DEAR FRAT FUND RAISER:
In early 1957, I had the responsibility of writing and directing most of the annual frat show, which was at the time the fraternity's only money-making activity. Our profit came more from selling ads for our program than from ticket sales. As I recall, our show that year was the usual sophomoric hodgepodge of songs, skits, and comedy routines that, needless to say, will never be listed when I'm asked to enumerate my literary credits. Our greatest accomplishment was to get at least half the cast to rehearsal semi-sober.
About a week before we were to open, the members were informed that a couple of our more comical brothers had sold ads to a pair of houses-that-were-not-homes in the red light district of south Wheeling. Moreover, the ads had already been printed as part of our program. That the school administration would frown on such advertisements was manifest. The administration at that time had never been known to condone any acts not specifically authorized in Exodus XX 1-17.
The fraternity met to consider our options. We could, for example, throw the programs on the nearest conflagration and return the money that had been paid for all the ads. This wasn't wholly practical in that most of the money had already been spent.
Another possible solution was to take Magic Marker and cover the two telltale ads. We felt, however, that several large black spots in the program might suggest we were trying to hide something. We certainly didn't want to LOOK guilty.
Finally, the members settled on a tried and true solution -- keep our mouths shut and hope the administration would think that the ad for "Sweet Georgia Brown" was simply placed by a thoughtful young woman who wanted to contribute to our treasury. Perhaps a relative of someone in our cast.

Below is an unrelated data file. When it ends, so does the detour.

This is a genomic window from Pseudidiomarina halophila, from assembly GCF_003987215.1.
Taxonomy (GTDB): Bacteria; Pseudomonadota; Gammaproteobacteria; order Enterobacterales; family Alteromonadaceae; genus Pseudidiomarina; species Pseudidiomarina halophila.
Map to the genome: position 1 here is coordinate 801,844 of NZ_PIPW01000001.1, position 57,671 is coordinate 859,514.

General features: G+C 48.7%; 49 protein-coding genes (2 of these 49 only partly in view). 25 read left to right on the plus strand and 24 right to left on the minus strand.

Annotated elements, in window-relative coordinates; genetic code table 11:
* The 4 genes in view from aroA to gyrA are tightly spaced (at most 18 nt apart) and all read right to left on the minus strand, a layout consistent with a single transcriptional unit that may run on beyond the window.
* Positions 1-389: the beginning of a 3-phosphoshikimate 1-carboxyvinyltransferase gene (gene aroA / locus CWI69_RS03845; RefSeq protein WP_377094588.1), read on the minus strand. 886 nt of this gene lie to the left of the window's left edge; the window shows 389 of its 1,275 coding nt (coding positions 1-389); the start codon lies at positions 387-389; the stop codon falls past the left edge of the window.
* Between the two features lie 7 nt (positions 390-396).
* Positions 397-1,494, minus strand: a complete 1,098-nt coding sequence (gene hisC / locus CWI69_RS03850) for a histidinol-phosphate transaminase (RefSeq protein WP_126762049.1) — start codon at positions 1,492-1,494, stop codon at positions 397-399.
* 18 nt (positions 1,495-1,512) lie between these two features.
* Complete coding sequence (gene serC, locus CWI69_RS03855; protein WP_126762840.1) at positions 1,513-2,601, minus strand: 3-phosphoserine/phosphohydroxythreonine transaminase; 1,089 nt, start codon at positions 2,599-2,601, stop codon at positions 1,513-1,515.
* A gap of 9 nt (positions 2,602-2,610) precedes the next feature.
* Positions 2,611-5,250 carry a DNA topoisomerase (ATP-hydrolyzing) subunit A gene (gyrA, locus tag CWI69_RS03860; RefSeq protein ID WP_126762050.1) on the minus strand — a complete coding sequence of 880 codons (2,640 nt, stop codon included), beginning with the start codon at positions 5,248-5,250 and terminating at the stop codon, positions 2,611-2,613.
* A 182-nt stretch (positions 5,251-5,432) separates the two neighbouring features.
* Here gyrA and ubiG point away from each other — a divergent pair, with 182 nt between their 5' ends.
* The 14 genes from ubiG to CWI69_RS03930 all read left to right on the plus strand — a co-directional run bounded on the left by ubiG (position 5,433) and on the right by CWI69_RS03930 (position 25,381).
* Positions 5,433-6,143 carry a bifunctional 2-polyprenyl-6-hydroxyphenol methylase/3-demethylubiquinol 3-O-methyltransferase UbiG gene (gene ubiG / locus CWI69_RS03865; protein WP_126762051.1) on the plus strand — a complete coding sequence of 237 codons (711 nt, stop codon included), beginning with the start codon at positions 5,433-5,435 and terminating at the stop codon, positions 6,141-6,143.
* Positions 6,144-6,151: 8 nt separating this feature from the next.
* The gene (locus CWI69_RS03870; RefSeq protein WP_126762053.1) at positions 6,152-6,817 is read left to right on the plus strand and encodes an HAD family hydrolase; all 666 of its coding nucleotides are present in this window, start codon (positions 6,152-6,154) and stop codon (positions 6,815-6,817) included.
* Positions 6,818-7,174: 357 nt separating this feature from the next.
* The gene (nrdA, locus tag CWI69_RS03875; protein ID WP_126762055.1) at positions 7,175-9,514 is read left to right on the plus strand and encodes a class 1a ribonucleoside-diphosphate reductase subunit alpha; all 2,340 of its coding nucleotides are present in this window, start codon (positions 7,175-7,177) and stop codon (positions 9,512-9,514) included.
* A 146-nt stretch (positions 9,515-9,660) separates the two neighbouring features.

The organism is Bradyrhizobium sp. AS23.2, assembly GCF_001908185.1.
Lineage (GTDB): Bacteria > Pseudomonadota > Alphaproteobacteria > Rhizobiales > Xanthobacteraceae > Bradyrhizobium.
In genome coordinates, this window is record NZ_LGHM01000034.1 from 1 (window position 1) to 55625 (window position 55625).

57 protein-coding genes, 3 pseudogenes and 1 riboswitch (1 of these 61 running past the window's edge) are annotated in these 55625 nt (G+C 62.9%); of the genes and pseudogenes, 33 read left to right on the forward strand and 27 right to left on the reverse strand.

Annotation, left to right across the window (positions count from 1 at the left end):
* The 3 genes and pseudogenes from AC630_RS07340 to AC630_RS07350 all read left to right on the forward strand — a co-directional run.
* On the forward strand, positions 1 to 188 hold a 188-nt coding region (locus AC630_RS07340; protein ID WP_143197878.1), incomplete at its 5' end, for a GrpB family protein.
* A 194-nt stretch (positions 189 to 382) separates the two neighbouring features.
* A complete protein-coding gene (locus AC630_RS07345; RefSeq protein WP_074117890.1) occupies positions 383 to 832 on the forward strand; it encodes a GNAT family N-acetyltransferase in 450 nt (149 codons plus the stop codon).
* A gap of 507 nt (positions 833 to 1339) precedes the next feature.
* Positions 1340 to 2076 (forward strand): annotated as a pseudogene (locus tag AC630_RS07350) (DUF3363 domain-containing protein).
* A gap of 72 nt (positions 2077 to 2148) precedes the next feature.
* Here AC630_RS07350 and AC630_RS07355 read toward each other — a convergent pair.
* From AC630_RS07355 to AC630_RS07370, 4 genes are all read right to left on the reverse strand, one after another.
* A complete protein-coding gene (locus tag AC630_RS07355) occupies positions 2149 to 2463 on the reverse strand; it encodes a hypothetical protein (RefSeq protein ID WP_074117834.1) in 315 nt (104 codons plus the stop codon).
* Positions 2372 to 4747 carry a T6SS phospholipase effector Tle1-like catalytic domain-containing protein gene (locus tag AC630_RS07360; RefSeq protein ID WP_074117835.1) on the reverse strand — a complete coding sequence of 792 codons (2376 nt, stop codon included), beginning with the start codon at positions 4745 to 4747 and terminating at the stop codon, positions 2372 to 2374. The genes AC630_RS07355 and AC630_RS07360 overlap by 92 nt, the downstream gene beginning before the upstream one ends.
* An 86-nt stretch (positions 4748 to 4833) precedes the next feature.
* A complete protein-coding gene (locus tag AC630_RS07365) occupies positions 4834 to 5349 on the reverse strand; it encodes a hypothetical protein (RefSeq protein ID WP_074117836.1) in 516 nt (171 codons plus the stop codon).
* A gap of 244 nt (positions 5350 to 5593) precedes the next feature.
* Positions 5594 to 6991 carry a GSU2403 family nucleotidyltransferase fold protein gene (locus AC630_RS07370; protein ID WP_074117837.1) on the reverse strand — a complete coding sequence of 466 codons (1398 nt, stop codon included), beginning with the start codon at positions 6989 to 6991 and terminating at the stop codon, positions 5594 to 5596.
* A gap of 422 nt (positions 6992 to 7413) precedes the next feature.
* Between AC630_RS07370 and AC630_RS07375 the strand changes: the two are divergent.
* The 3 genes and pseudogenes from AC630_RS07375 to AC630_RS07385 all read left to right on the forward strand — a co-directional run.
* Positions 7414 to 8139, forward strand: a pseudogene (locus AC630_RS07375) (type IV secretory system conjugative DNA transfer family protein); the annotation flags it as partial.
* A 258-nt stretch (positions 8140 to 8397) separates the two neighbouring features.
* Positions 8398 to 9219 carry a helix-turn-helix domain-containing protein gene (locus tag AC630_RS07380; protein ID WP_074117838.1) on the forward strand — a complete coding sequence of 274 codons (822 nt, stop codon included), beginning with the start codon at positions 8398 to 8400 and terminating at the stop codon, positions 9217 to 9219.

Well, the show went off without a hitch. No, that's not true. The show itself had more hitches than a frigate's rigging, but some of the audience and a few of the cast members stayed awake to the end. The best news was that we heard not a murmur of discontent from the administration.
For several months.
Then, just as school was winding down that spring, the frat president and I were instructed to report to the main office. The feces had collided with the rotary blades! In the lengthy discussion that took place in the main office, the administrators were at a disadvantage. Although they knew about the ads and who had paid for them, they did not know which fraternity brothers were responsible for soliciting them. That this was a piece of information they were determined to elicit was made apparent by the number and force of their threats. The phrase "boil in oil" runs through my mind, but my memory may be playing tricks.
Meanwhile, the frat president and I expressed shock, dismay, doubt and certainly no knowledge that such a dastardly deed had occurred. Admittedly, that wasn't the whole truth -- well, actually, it was an out-and-out lie. We both knew who was responsible. However, we salved our respective consciences with the the thought that WE were not responsible and were being placed in an undeserved middle by these academic bullies. We were being accused of whore-mongering in order to make us informers.
The frat president and I insisted WE were actually law-abiding, moral, young men of the finest ilk who had been used as catspaws by some of our degenerate (but unknown) brothers. IF such a terrible act had actually taken place. Which we weren't yet ready to believe. After all, one of our brothers MIGHT have a cousin named Georgia Brown. And she might be sweet. It was POSSIBLE, wasn't it?
When the frustration level on both sides reached the red line, we were excused. The net result was that the president, and I, and the fraternity were all placed on probation. Considering the puritanical bent of the administration at the time, anything short of being burned at the stake was considered a victory for our side.